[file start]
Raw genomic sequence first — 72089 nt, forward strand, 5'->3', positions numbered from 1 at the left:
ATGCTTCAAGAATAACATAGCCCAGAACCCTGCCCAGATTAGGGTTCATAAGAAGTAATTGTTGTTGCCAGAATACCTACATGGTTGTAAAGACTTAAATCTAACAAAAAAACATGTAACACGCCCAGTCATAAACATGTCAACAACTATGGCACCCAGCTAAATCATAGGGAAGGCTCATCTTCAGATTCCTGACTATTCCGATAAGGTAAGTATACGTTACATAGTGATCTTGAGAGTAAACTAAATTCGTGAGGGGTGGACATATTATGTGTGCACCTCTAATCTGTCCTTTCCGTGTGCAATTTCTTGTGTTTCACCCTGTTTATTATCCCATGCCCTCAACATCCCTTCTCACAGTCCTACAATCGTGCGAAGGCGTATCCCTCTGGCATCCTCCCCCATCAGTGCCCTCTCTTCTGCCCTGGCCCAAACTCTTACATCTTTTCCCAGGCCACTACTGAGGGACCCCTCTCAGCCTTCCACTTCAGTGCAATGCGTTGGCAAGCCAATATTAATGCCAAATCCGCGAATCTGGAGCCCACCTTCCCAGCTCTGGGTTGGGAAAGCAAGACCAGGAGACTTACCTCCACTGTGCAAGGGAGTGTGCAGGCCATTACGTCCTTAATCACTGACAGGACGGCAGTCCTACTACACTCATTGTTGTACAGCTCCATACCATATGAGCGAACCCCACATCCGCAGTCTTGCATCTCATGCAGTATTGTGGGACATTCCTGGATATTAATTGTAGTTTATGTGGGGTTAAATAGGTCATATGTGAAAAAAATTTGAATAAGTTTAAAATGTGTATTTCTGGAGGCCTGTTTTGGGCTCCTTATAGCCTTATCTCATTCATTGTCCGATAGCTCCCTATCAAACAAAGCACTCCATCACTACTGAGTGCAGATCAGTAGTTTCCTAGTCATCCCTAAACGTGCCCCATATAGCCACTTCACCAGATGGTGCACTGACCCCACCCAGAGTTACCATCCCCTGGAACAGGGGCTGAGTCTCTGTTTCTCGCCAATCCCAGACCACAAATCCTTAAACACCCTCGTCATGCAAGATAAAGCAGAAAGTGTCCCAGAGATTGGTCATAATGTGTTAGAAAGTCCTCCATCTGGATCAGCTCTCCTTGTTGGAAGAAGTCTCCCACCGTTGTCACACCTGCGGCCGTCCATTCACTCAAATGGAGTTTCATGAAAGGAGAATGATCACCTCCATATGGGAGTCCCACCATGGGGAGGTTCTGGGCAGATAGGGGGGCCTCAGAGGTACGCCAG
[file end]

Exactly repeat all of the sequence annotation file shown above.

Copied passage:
Raw genomic sequence first — 72089 nt, forward strand, 5'->3', positions numbered from 1 at the left:
ATGCTTCAAGAATAACATAGCCCAGAACCCTGCCCAGATTAGGGTTCATAAGAAGTAATTGTTGTTGCCAGAATACCTACATGGTTGTAAAGACTTAAATCTAACAAAAAAACATGTAACACGCCCAGTCATAAACATGTCAACAACTATGGCACCCAGCTAAATCATAGGGAAGGCTCATCTTCAGATTCCTGACTATTCCGATAAGGTAAGTATACGTTACATAGTGATCTTGAGAGTAAACTAAATTCGTGAGGGGTGGACATATTATGTGTGCACCTCTAATCTGTCCTTTCCGTGTGCAATTTCTTGTGTTTCACCCTGTTTATTATCCCATGCCCTCAACATCCCTTCTCACAGTCCTACAATCGTGCGAAGGCGTATCCCTCTGGCATCCTCCCCCATCAGTGCCCTCTCTTCTGCCCTGGCCCAAACTCTTACATCTTTTCCCAGGCCACTACTGAGGGACCCCTCTCAGCCTTCCACTTCAGTGCAATGCGTTGGCAAGCCAATATTAATGCCAAATCCGCGAATCTGGAGCCCACCTTCCCAGCTCTGGGTTGGGAAAGCAAGACCAGGAGACTTACCTCCACTGTGCAAGGGAGTGTGCAGGCCATTACGTCCTTAATCACTGACAGGACGGCAGTCCTACTACACTCATTGTTGTACAGCTCCATACCATATGAGCGAACCCCACATCCGCAGTCTTGCATCTCATGCAGTATTGTGGGACATTCCTGGATATTAATTGTAGTTTATGTGGGGTTAAATAGGTCATATGTGAAAAAAATTTGAATAAGTTTAAAATGTGTATTTCTGGAGGCCTGTTTTGGGCTCCTTATAGCCTTATCTCATTCATTGTCCGATAGCTCCCTATCAAACAAAGCACTCCATCACTACTGAGTGCAGATCAGTAGTTTCCTAGTCATCCCTAAACGTGCCCCATATAGCCACTTCACCAGATGGTGCACTGACCCCACCCAGAGTTACCATCCCCTGGAACAGGGGCTGAGTCTCTGTTTCTCGCCAATCCCAGACCACAAATCCTTAAACACCCTCGTCATGCAAGATAAAGCAGAAAGTGTCCCAGAGATTGGTCATAATGTGTTAGAAAGTCCTCCATCTGGATCAGCTCTCCTTGTTGGAAGAAGTCTCCCACCGTTGTCACACCTGCGGCCGTCCATTCACTCAAATGGAGTTTCATGAAAGGAGAATGATCACCTCCATATGGGAGTCCCACCATGGGGAGGTTCTGGGCAGATAGGGGGGCCTCAGAGGTACGCCAG